Sex workers continue to face criminalization, violence, discrimination and other forms of human rights violations which increase their risk of acquiring HIV.
Sex workers—female, male and transgender adults who have consensual sex in exchange for money or goods, either regularly or occasionally are among the populations that are being left behind in the HIV response. HIV prevalence among sex workers is 10 times higher than among the general population, and sex workers are poorly served by HIV services.
Many of the human rights challenges, vulnerabilities and barriers sex workers face in accessing HIV services are due to criminalization and the restrictive laws, regulations and practices they face. Selling and/or buying sex is partially or fully criminalized in at least 39 countries. In many more countries some aspect of sex work is criminalized, and in other countries general criminal law is applied to criminalize sex work (for example, laws against loitering and vagrancy).
In Africa, sex workers have remained discriminated and some have been banished from their communities, most of them have experienced psychosocial problems that has increased their risk of drug abuse and alcoholism.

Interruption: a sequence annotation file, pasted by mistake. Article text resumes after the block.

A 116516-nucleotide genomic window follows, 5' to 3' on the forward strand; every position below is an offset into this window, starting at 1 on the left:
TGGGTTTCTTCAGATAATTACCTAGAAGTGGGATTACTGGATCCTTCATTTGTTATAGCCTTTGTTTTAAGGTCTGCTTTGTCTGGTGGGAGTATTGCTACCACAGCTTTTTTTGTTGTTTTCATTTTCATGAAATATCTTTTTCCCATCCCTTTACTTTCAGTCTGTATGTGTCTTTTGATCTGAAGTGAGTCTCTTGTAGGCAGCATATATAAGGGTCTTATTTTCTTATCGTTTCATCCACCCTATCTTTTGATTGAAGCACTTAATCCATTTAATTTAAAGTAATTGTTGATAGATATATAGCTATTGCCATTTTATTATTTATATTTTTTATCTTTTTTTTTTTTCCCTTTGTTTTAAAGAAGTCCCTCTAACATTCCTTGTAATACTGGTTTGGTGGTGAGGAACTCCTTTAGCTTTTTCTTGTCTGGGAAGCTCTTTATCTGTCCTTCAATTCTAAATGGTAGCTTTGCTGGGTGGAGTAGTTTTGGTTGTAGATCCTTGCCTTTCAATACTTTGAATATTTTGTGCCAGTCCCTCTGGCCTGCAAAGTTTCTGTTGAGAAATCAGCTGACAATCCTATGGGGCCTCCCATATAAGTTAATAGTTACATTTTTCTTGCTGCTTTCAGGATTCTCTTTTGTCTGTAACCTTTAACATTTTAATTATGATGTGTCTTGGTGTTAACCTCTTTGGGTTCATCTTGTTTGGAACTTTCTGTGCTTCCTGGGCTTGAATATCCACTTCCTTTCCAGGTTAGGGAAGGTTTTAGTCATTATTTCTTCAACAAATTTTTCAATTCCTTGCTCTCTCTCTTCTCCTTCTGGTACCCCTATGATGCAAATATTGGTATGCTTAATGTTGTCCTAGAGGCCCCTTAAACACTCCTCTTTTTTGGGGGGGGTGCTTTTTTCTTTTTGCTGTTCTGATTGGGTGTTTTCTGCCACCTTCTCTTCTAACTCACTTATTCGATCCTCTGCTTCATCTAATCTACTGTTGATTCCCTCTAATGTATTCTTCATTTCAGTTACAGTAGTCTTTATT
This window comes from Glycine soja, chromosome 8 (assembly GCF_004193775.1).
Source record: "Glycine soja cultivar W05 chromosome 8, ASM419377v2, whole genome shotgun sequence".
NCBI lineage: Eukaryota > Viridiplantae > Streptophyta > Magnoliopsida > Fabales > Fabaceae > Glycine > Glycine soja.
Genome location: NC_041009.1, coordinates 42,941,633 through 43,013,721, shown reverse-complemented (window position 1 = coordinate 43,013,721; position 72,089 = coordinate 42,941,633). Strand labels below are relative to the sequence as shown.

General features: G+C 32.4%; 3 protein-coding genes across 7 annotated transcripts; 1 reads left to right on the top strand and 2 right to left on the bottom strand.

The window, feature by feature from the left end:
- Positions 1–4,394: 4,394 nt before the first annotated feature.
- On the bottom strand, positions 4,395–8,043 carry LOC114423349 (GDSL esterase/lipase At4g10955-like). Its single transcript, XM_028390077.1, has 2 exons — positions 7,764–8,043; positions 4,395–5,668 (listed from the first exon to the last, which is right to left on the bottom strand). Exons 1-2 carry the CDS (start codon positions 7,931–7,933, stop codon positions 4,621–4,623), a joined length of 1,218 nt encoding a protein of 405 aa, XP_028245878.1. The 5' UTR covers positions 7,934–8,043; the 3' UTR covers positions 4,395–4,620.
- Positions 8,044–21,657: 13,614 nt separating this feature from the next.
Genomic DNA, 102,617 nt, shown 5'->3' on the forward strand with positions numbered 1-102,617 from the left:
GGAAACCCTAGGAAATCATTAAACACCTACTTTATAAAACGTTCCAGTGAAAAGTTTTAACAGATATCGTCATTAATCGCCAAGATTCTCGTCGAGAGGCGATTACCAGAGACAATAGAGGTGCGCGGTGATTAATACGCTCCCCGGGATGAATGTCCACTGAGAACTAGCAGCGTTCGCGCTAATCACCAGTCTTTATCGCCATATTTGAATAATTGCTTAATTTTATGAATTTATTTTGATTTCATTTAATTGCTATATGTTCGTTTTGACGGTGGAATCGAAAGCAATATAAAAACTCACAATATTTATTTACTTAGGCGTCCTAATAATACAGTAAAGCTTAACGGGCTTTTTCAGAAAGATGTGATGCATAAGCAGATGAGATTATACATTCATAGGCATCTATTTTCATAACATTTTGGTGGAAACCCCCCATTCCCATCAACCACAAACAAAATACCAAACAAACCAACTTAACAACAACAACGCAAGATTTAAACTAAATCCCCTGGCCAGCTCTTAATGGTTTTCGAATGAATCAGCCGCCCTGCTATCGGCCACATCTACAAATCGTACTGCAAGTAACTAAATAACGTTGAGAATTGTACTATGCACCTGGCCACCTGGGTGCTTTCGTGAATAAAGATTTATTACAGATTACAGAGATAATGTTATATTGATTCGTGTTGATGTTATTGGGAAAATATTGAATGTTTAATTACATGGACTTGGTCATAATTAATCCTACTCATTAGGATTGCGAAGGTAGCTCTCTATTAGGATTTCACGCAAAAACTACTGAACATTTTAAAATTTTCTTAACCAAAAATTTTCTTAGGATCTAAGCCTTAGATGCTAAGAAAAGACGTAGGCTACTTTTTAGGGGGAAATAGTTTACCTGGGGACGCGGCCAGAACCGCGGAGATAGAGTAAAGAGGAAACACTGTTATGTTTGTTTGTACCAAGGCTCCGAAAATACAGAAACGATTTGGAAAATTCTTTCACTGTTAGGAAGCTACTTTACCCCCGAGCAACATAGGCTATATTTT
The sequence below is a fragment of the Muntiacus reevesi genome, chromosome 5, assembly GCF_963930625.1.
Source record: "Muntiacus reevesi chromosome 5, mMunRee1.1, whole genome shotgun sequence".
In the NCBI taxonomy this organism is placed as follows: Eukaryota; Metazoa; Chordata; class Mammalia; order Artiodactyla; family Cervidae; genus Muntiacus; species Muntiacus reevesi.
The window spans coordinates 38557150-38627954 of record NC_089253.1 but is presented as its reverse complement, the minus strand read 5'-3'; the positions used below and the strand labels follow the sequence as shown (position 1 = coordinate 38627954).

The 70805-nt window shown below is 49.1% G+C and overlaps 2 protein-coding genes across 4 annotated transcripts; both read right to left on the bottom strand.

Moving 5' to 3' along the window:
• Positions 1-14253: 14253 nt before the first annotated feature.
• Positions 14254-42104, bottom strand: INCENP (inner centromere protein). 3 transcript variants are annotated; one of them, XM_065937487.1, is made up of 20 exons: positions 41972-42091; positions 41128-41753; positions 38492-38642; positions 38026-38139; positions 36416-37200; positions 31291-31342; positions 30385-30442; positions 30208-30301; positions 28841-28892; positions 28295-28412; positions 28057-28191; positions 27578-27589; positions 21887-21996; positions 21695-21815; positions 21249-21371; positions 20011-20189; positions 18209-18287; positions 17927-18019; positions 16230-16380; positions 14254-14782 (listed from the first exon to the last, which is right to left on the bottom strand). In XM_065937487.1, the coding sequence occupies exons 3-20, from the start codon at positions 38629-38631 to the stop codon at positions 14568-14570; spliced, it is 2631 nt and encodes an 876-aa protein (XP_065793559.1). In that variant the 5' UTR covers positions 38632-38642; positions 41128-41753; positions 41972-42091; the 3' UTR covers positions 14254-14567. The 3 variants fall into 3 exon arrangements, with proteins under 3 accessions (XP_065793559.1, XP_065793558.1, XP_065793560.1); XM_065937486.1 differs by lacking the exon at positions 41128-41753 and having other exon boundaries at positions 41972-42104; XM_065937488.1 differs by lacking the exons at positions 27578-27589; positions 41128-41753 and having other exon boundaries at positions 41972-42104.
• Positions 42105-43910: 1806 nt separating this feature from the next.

Basing our arguments on that basis, Advocacy for women’s health support initiative has promoted civic education and awareness from engaging various stakeholders to uphold and respect the rights of Women including sex workers.
As a way of promoting sex workers’ rights, an Annual General Meeting was put in place to discuss the problems that sex workers face, the solutions to those problems and involving local leaders to have a say on women rights.
We therefore encourage society to uphold and respect the rights of all women regardless of there social status in society and that’s the reason we say “sex workers have rights too”.